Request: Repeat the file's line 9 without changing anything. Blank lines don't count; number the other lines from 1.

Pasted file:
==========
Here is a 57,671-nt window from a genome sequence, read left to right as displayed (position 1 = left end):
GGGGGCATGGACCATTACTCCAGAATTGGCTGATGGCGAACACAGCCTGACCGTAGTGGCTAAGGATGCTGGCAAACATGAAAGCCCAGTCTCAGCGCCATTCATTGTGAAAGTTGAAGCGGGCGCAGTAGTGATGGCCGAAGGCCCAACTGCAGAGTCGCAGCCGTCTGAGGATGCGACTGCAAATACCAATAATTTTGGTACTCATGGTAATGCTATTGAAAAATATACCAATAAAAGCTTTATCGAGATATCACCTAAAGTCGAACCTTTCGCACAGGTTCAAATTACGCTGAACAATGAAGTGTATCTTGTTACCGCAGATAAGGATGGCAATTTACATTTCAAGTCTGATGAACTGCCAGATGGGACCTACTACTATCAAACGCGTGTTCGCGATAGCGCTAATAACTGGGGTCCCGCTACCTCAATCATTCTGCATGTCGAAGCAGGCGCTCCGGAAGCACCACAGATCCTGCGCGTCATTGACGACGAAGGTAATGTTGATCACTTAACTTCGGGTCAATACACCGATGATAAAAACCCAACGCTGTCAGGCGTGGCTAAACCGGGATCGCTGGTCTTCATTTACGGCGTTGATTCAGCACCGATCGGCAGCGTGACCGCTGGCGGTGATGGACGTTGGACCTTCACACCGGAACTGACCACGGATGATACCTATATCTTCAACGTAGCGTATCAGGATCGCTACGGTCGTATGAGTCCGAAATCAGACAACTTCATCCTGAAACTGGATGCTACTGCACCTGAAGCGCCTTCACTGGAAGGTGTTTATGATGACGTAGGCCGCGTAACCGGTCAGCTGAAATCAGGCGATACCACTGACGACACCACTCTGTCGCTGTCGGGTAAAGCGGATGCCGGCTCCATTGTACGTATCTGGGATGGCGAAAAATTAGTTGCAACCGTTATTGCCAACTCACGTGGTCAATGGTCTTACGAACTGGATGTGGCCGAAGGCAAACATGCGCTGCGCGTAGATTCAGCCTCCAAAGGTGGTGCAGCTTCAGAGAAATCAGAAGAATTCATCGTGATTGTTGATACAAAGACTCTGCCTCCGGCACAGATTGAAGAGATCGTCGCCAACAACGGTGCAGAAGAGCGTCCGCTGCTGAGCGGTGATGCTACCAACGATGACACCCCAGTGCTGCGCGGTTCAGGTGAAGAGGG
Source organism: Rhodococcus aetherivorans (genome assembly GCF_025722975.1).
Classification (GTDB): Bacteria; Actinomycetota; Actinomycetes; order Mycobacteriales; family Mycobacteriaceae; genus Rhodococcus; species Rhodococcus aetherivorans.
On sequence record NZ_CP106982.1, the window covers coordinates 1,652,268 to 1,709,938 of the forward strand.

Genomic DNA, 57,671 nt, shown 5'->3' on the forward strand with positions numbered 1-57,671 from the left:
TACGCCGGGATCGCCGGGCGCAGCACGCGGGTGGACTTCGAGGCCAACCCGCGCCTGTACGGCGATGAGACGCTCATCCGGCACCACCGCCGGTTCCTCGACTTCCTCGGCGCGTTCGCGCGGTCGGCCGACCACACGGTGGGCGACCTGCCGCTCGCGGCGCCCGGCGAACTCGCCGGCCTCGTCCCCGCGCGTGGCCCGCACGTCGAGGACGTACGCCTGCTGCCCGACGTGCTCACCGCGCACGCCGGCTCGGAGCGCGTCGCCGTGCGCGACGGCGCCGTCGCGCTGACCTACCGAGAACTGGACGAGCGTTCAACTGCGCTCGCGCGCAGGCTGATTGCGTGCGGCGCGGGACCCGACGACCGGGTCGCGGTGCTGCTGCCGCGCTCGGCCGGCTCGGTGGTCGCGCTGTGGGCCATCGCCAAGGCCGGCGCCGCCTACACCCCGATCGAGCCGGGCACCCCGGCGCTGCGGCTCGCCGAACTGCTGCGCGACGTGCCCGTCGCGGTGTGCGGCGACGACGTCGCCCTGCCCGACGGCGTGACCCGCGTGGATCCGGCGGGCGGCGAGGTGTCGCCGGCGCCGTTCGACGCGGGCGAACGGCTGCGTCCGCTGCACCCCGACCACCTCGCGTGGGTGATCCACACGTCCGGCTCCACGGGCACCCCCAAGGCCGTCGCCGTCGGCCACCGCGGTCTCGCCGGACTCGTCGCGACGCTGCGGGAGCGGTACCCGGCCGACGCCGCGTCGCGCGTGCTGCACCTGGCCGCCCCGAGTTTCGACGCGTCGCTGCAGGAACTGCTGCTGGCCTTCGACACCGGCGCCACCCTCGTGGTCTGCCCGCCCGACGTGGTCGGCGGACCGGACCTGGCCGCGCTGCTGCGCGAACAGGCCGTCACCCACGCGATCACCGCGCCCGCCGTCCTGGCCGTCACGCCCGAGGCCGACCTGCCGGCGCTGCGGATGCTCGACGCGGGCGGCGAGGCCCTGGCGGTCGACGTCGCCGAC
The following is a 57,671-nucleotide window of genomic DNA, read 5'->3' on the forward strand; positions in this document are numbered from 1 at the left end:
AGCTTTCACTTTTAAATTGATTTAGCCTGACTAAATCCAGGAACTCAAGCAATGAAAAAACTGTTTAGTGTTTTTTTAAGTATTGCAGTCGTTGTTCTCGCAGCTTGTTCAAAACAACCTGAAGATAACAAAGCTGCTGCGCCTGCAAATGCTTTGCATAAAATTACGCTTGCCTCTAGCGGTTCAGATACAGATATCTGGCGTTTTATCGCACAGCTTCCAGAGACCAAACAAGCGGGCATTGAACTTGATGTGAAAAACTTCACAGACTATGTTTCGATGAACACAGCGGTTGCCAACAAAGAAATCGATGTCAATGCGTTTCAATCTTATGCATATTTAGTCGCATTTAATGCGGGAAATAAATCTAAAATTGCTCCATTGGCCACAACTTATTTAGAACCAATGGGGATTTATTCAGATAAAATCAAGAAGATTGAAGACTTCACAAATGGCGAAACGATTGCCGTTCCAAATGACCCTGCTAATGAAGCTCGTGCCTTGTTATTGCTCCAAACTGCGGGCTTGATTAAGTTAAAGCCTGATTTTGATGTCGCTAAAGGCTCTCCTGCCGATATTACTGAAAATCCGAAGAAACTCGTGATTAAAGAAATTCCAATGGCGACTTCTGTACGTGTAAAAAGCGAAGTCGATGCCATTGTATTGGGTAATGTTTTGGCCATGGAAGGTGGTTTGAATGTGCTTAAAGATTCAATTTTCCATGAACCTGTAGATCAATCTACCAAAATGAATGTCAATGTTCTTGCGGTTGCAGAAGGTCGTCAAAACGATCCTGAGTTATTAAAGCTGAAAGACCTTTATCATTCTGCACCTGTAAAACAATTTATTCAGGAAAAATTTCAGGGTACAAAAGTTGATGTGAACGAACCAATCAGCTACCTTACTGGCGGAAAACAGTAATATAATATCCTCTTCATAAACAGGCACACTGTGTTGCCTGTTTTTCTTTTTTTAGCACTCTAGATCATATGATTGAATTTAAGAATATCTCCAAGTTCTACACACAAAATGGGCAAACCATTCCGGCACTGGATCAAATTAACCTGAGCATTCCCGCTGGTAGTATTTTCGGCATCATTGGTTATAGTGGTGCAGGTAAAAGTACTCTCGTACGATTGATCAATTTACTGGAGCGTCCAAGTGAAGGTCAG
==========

AGCTTTCACTTTTAAATTGATTTAGCCTGACTAAATCCAGGAACTCAAGCAATGAAAAAACTGTTTAGTGTTTTTTTAAGTATTGCAGTCGTTGTTCTCGCAGCTTGTTCAAAACAACCTGAAGATAACAAAGCTGCTGCGCCTGCAAATGCTTTGCATAAAATTACGCTTGCCTCTAGCGGTTCAGATACAGATATCTGGCGTTTTATCGCACAGCTTCCAGAGACCAAACAAGCGGGCATTGAACTTGATGTGAAAAACTTCACAGACTATGTTTCGATGAACACAGCGGTTGCCAACAAAGAAATCGATGTCAATGCGTTTCAATCTTATGCATATTTAGTCGCATTTAATGCGGGAAATAAATCTAAAATTGCTCCATTGGCCACAACTTATTTAGAACCAATGGGGATTTATTCAGATAAAATCAAGAAGATTGAAGACTTCACAAATGGCGAAACGATTGCCGTTCCAAATGACCCTGCTAATGAAGCTCGTGCCTTGTTATTGCTCCAAACTGCGGGCTTGATTAAGTTAAAGCCTGATTTTGATGTCGCTAAAGGCTCTCCTGCCGATATTACTGAAAATCCGAAGAAACTCGTGATTAAAGAAATTCCAATGGCGACTTCTGTACGTGTAAAAAGCGAAGTCGATGCCATTGTATTGGGTAATGTTTTGGCCATGGAAGGTGGTTTGAATGTGCTTAAAGATTCAATTTTCCATGAACCTGTAGATCAATCTACCAAAATGAATGTCAATGTTCTTGCGGTTGCAGAAGGTCGTCAAAACGATCCTGAGTTATTAAAGCTGAAAGACCTTTATCATTCTGCACCTGTAAAACAATTTATTCAGGAAAAATTTCAGGGTACAAAAGTTGATGTGAACGAACCAATCAGCTACCTTACTGGCGGAAAACAGTAATATAATATCCTCTTCATAAACAGGCACACTGTGTTGCCTGTTTTTCTTTTTTTAGCACTCTAGATCATATGATTGAATTTAAGAATATCTCCAAGTTCTACACACAAAATGGGCAAACCATTCCGGCACTGGATCAAATTAACCTGAGCATTCCCGCTGGTAGTATTTTCGGCATCATTGGTTATAGTGGTGCAGGTAAAAGTACTCTCGTACGATTGATCAATTTACTGGAGCGTCCAAGTGAAGGTCAG